Nutrients for your unborn baby
A few years ago, I left my ob/gyn’s office with a big bag full of several brands of prenatal vitamins. “They’re equally effective,” she told me. “Pick the one you like best.” I believed her, but felt a bit overwhelmed and confused about which would be best for me. In the end, I chose the one with the prettiest packaging.
The daily prenatal vitamin helps ensure your body stocks up on all the nutrients necessary for your growing baby. So here are a few tips to help you choose the best prenatal vitamin possible (not the one with the cutest baby on the box).
Check the label. Make sure your vitamin has at least 400 mcg of folic acid. Adequate amounts of this nutrient before and in the early stages of pregnancy reduce the chances your baby will develop a neural-tube defect such as spina bifida. You’ll also need 1,000 milligrams a day of calcium (for baby’s growing bones), 30 to 40 milligrams of iron (more if you’re anemic; talk to your doctor), iodine for your baby’s brain and thyroid development, and vitamin B6 to lessen the potential for morning sickness.
Be sure it dissolves. If your vitamin doesn’t dissolve quickly enough, you’ll lose out on the nutrients. Look for the United States Pharmacopeia seal of approval, or try this test: Place the vitamin in a half-cup of vinegar and gently stir every five minutes. It should dissolve within 30 minutes (45 if it has a gelatin coat).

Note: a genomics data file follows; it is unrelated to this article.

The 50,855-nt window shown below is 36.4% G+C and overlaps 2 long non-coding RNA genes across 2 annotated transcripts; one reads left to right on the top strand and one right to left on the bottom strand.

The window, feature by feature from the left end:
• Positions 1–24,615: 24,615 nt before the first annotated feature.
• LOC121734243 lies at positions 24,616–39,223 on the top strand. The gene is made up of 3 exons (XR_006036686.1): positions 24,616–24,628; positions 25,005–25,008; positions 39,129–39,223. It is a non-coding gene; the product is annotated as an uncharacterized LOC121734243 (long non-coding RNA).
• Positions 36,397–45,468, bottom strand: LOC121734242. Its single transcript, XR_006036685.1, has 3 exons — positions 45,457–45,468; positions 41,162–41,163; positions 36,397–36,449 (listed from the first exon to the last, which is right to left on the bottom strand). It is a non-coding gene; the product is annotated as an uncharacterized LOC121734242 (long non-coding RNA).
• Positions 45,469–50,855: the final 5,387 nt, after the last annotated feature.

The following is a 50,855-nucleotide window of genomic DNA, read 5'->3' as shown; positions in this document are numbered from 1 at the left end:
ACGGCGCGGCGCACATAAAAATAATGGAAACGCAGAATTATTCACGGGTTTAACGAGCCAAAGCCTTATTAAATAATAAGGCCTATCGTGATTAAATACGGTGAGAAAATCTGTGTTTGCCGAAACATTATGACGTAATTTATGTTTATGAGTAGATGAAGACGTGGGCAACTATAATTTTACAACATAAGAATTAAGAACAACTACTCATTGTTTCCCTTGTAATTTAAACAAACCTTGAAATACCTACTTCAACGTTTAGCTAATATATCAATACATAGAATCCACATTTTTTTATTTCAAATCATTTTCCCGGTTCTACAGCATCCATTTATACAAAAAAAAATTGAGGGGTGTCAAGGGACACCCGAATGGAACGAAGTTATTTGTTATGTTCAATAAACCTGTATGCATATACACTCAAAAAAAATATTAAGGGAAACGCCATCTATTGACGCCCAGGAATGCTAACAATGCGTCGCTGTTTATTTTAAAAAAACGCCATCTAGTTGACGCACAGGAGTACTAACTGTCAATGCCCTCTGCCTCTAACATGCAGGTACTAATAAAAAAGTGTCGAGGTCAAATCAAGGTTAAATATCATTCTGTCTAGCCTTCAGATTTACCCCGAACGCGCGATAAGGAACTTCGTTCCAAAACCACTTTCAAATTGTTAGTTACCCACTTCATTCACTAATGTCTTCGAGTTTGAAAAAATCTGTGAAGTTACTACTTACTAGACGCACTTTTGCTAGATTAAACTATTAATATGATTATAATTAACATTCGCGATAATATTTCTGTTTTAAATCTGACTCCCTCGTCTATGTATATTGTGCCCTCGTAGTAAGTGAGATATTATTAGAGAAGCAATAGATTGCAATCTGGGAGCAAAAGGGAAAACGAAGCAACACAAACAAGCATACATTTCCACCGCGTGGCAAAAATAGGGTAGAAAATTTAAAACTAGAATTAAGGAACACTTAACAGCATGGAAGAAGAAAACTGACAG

Can you handle it? Having trouble swallowing your prenatal vitamin? Try one without calcium (these are a little bit smaller); just be sure you get enough of this mineral through milk, yogurt or other calcium-rich foods. You can also try chewable vitamins, but they don’t taste very good.
Don’t get too much of a good thing. Take only the recommended dosage, and don’t take other supplements unless your doctor advises it. The same goes for herbal supplements.